So there is the way: tell the supplier that you have a partner in China who can help you apply for export drawback, so ask for issuing a 17% VAT invoice. If the supplier refuses or hesitates to reply to you, they probably are a trading company or a very small-scale factory.
But if they agree to issue the VAT invoice, you can ask for a clear picture of the invoice made before, and check carefully the company name on it. If it is the same name on the supplier’s business license, then it must be a factory.
3. Check Supplier’s MOQ
Factory’s MOQ is normally higher than trading company’s, and it’s almost common sense in trading. So that you can verify your suppliers by testing if they can sell you fewer quantity products.
For example, you are finding a supplier for purchasing 5,000 mugs, you can tell the supplier that you are buying only 300 pieces for a try, and will place big order in the future if the quality is good. They will say no if you are dealing with a factory as their MOQ won’t be less than 1,000 pieces. But a trading company may accept your 300 pieces order.
4. Check the Products Catalogue
A factory usually is specialized in one or several kinds of products, if there are lots of kinds of products in your supplier’s catalog, then it’s more likely to be a trading company.
I know a stainless steel vacuum cup factory (200 workers, around 70Km away from my office) that is among the TOP 10 in the Chinese vacuum cup industry. Except for vacuum cups, they also sell glass-made cups, but these are supplied by other smaller factories. This company’s glass-made cups price is even higher than other trading companies quoted.
But if your cup suppliers supply stainless steel vacuum, glass, plastic cup, and mug, etc. they are not factories.
5. Check the Factory Auditing Reports
If the supplier told you that they have supplied products for world companies like Walmart, then you can require them to send you the factory auditing report.
If they refuse or hesitate, then they probably are trading companies. If they send you the factory auditing report, you need to check the company name on the report. If it’s the same name as the one on Business License, they must be a factory.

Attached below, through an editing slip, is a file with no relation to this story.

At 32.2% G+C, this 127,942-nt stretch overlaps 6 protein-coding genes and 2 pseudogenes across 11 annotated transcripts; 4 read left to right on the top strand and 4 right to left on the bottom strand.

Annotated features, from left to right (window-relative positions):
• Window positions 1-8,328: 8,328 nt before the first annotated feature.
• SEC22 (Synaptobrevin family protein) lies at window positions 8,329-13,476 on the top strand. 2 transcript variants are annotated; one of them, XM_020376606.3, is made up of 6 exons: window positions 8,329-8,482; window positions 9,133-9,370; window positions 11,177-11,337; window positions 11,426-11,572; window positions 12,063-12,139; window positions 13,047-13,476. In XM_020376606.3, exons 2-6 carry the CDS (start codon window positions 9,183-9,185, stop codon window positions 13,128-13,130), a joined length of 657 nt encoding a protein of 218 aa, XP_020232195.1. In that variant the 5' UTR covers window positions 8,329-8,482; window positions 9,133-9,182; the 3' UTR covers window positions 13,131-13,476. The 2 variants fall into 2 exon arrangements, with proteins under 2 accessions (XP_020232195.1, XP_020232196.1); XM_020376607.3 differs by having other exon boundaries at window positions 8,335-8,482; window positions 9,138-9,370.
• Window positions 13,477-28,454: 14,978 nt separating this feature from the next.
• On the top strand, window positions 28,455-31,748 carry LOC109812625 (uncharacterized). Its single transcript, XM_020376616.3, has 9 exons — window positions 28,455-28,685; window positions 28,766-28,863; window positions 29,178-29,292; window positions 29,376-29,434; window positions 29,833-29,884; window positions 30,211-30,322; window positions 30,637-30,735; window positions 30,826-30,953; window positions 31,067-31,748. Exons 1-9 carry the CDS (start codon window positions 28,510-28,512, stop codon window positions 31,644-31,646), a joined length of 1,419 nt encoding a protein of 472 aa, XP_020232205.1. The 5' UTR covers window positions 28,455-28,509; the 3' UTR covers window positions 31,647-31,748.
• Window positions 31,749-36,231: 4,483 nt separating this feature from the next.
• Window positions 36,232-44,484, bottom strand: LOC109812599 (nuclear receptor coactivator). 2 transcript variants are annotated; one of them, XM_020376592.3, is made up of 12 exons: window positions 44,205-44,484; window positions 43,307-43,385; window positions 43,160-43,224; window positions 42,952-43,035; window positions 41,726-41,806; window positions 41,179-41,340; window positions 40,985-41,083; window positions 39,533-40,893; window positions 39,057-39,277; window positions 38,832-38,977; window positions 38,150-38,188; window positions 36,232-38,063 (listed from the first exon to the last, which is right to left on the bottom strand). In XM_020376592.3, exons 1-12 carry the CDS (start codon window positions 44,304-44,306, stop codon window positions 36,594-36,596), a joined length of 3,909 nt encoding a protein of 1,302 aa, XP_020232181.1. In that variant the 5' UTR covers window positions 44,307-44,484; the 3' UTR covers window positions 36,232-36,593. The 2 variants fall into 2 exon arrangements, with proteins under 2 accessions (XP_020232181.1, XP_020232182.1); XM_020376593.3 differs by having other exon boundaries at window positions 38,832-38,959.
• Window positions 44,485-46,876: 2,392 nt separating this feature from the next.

6. Check the ISO 9001 Certification
Not every factory has ISO 9001 Certification, but most companies who have this certification are factories because the trading company has no need to have it.
But still, some trading companies get this certification, and all of them are only specialized in one product category and have a solid relationship with their factories. I know several of these types of trading companies, and I have to say working with them will be no much different from working with factories, even on price.
7. Check Where Supplier Is Located in China
All products have their own industrial areas in China, and let’s take RC (Remote Control) toy cars as an example. I wrote another article about how to import toys from China and mentioned all RC toys are mostly produced in Chenghai City, Guangdong Province.
Because this city has a complete supply chain for all parts of RC toy cars, such as motors, remote controllers, and wheels. The factory only needs to design a car’s shell and packaging, then assemble all parts together. Producing RC toys in any other city will be more complicated and higher cost than in Chenghai, so factories will be not likely located in other places.
If your suppliers are not located in Chenghai, like in Guangzhou or Shenzhen, they are probably trading companies. Maybe there will be some high-tech RC toys factories located in Shenzhen, but very few.